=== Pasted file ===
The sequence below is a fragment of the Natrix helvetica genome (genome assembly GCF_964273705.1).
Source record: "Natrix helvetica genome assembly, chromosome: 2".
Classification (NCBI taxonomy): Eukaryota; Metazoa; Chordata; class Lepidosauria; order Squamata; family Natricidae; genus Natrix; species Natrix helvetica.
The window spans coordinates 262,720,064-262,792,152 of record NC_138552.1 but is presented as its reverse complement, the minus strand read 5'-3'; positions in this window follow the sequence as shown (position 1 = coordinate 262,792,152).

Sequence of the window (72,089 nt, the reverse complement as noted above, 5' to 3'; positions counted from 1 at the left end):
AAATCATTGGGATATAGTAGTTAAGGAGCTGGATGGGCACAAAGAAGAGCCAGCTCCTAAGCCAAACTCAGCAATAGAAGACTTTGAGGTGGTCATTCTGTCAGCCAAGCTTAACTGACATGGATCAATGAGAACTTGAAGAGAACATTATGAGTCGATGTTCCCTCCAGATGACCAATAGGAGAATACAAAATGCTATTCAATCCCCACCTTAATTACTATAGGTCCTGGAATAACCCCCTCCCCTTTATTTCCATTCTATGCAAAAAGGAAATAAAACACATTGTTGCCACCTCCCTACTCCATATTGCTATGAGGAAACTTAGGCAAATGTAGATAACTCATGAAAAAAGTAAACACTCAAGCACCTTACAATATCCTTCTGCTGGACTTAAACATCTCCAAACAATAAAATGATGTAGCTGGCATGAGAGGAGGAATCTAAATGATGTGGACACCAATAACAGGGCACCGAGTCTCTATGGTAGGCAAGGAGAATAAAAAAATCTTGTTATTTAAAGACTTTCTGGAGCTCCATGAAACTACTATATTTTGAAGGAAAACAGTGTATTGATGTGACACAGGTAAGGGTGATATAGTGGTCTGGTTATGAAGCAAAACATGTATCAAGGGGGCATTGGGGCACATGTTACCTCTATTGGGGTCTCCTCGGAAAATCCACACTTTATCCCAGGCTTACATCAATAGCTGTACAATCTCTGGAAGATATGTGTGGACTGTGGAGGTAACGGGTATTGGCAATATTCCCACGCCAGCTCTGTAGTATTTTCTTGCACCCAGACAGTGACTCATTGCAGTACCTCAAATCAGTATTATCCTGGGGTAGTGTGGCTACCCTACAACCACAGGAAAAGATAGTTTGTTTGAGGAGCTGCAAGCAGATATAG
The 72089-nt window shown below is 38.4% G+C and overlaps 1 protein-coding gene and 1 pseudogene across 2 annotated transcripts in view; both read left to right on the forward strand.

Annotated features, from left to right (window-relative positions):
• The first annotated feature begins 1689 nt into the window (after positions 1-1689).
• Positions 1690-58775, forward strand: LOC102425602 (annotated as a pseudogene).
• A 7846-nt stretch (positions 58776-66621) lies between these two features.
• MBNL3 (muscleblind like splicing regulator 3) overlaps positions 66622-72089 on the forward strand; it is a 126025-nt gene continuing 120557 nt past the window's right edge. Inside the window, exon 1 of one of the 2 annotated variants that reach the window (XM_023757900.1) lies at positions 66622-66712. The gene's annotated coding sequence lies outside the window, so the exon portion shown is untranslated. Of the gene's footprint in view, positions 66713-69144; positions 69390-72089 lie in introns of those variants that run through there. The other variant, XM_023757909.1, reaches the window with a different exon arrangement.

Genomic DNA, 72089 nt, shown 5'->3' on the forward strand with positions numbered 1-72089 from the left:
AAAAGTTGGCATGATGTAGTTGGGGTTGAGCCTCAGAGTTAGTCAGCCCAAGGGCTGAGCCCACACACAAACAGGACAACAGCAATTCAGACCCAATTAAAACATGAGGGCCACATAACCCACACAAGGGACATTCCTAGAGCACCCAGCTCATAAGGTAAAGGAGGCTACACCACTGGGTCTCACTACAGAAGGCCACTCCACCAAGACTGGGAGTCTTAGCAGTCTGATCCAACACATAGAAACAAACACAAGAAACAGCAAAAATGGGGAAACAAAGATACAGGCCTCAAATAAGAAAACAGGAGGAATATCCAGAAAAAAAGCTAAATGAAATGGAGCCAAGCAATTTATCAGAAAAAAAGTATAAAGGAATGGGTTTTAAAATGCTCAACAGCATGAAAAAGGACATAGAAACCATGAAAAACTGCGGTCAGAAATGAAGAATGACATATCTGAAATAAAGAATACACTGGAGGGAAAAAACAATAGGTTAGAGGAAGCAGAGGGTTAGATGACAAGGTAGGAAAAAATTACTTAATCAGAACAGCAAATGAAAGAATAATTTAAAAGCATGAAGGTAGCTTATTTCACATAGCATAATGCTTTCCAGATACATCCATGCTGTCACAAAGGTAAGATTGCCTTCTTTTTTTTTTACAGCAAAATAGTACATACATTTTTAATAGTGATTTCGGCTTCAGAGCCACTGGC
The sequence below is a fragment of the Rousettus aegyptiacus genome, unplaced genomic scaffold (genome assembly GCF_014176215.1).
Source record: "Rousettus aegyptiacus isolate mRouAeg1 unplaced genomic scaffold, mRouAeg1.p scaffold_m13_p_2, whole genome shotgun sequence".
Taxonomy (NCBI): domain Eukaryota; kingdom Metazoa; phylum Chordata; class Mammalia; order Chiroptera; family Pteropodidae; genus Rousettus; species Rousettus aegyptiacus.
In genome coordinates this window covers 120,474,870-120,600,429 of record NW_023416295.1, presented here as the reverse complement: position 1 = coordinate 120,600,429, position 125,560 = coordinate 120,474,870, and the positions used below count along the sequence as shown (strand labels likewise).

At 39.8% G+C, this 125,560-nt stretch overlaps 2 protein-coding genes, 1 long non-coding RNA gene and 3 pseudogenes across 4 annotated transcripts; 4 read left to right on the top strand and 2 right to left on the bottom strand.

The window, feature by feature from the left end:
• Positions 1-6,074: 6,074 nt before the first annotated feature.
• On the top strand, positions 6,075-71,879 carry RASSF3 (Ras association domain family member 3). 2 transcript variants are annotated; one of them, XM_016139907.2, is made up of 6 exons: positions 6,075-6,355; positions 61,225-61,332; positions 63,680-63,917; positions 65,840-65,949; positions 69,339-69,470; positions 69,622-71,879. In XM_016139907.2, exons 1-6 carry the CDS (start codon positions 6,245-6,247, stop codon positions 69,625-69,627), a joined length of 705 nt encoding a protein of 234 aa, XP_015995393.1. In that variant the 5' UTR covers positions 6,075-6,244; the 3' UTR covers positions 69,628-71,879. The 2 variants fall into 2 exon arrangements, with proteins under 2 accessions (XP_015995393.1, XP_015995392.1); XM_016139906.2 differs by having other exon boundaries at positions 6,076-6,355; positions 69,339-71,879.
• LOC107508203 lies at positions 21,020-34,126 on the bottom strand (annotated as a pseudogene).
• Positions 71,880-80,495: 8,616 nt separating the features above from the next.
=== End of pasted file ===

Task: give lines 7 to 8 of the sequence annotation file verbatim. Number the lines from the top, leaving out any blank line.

The 72089-nt window shown below is 38.4% G+C and overlaps 1 protein-coding gene and 1 pseudogene across 2 annotated transcripts in view; both read left to right on the forward strand.

Annotated features, from left to right (window-relative positions):